Cleanliness Next to Godliness?

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When I was very young, so I have been told, I was one of those children who hated having stuff stuck to my hands. I’m sure there’s a deeper meaning there (where’s Freud when you need him?), but as I passed through adolescence into adulthood, I have become one of those “shower every day” type of people.  There’s nothing like waking up and washing off that dank sleep smell and bed head to get a start into the day, in my opinion.

All of us have most likely heard the old addage “cleanliness is next to godliness.” But we are surprised to discover that this little proverb is not from the Bible, but first appeared in English in the writings of Francis Bacon. Yet, in more ways than one, we have imbibed this proverb and made it part of the warp and woof of our religious understanding of life.

Lauren Winner, one of the most thoughtful authors in evangelical Christianity these days, recently wove together a review of three different books on the history of the idea of cleanliness for Christianity Today. Now, you may not immediately sense the need to understand the history of the idea of ‘clean’ or ‘dirty’, but hold on a moment.

In looking at these books, Winner specifically brings into focus the religious understanding of cleanliness through the past two-thousand years of Christianity in quick strokes. She then brings us some challenging words on our own understanding of cleanliness and how it ties in with stewardship of the earth.

Winner is by no means advocating a strict environmentalism, but she does present some important concerns about our motivations for cleanliness.  She also builds upon the Puritan connections between baptism and cleanliness. Our baptismal life – “buried with him through baptism into death in order that, just as Christ was raised from the dead through the glory of the Father, we too may live a new life” (Romans 6:4) – must also invade our hygienic life:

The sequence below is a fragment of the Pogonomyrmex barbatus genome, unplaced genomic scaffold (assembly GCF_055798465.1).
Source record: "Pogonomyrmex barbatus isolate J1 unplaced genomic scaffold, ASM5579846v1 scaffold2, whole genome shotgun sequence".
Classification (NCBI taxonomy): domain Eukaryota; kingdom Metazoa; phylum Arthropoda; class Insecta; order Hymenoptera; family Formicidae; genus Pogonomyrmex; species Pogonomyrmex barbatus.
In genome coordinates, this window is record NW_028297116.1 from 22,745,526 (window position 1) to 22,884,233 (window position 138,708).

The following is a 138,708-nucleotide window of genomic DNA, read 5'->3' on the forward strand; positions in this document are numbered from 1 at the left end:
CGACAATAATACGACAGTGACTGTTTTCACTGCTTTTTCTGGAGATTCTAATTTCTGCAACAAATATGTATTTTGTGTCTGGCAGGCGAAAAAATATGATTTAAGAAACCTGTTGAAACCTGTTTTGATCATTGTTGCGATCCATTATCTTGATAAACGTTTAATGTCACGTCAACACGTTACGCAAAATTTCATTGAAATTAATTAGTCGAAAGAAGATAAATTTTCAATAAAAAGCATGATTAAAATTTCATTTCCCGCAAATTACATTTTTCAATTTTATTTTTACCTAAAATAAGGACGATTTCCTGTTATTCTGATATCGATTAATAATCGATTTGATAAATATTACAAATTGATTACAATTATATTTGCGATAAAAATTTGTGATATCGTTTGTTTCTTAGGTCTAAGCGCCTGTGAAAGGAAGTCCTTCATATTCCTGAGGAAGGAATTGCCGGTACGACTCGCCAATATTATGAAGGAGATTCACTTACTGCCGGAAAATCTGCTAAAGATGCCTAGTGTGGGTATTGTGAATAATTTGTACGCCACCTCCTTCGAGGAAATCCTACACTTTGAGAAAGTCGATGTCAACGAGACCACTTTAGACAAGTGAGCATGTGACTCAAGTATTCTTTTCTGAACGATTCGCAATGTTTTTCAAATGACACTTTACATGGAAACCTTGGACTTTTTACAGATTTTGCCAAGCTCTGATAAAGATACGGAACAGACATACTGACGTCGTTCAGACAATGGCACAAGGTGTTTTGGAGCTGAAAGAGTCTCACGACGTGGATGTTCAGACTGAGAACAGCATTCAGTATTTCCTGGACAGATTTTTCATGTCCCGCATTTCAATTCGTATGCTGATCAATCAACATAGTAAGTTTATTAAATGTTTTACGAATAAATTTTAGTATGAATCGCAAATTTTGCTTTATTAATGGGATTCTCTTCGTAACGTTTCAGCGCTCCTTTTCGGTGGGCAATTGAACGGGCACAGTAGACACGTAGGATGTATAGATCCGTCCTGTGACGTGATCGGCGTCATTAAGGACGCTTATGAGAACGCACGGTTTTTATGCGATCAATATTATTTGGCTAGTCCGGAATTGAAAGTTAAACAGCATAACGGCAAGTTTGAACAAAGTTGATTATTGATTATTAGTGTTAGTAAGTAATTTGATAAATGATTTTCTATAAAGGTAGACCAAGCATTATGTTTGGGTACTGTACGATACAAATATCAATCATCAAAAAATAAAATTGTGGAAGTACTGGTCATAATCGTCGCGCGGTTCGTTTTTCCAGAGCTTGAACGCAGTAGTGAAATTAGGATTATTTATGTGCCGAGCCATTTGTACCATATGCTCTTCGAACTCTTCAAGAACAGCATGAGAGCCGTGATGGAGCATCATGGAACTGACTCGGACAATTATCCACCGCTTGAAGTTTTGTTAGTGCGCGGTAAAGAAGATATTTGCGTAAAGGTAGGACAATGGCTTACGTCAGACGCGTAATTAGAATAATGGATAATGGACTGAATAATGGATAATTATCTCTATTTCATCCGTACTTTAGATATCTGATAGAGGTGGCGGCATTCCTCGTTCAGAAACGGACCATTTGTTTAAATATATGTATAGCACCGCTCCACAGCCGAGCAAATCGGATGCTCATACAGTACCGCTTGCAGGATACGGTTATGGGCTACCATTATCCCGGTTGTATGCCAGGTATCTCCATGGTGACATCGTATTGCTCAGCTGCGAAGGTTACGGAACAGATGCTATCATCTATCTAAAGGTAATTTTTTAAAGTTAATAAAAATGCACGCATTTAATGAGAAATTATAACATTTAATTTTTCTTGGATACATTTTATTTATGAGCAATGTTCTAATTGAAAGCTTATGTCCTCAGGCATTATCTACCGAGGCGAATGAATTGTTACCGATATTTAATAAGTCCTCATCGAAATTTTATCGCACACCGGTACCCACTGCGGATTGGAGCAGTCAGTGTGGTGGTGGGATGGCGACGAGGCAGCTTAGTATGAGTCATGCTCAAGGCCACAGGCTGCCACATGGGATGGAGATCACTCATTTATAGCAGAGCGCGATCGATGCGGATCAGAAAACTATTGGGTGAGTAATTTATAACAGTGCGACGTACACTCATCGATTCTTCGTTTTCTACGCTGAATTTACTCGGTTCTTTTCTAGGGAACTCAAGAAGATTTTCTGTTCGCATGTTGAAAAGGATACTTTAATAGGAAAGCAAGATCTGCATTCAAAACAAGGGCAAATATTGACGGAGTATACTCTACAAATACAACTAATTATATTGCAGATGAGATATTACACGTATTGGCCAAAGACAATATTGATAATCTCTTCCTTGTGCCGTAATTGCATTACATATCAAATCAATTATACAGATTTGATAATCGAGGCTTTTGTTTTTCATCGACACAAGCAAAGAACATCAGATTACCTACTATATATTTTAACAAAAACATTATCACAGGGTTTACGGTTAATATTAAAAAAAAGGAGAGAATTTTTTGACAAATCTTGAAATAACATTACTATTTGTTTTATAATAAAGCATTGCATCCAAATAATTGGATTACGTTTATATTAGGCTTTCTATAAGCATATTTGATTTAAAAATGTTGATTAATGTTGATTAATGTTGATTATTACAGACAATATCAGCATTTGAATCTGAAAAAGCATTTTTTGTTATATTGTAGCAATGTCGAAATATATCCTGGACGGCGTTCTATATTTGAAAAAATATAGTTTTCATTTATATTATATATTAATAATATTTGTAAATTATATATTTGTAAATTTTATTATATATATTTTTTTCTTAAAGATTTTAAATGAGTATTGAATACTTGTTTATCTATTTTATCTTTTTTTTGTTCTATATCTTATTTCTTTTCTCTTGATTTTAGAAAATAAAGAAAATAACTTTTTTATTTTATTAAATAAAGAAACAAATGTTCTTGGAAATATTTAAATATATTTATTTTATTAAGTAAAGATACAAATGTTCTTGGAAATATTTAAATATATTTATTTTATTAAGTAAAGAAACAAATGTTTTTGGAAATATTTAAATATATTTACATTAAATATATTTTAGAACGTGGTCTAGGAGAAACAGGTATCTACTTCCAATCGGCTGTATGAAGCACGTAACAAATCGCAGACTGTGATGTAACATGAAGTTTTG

there might be a connection between bodily cleanliness and baptism ought to include our remembering that we become washed in baptism not so that we can stand around preening with other clean people, but so that we can go forth into a world where the clean and the unclean are sometimes quite inseparable…

perhaps that is one way for 21st-century Christians to connect our baptisms with our evening baths—by recognizing the intersection of our hygiene and our stewardship of the planet, and perhaps cutting out a few of those baths as an expression of the very baptisms that bathing can recall.

I found Winner’s comments insightful and thought-provoking for me personally, as well as for the life of the church.

What do you think: is cleanliness next to godliness for you?

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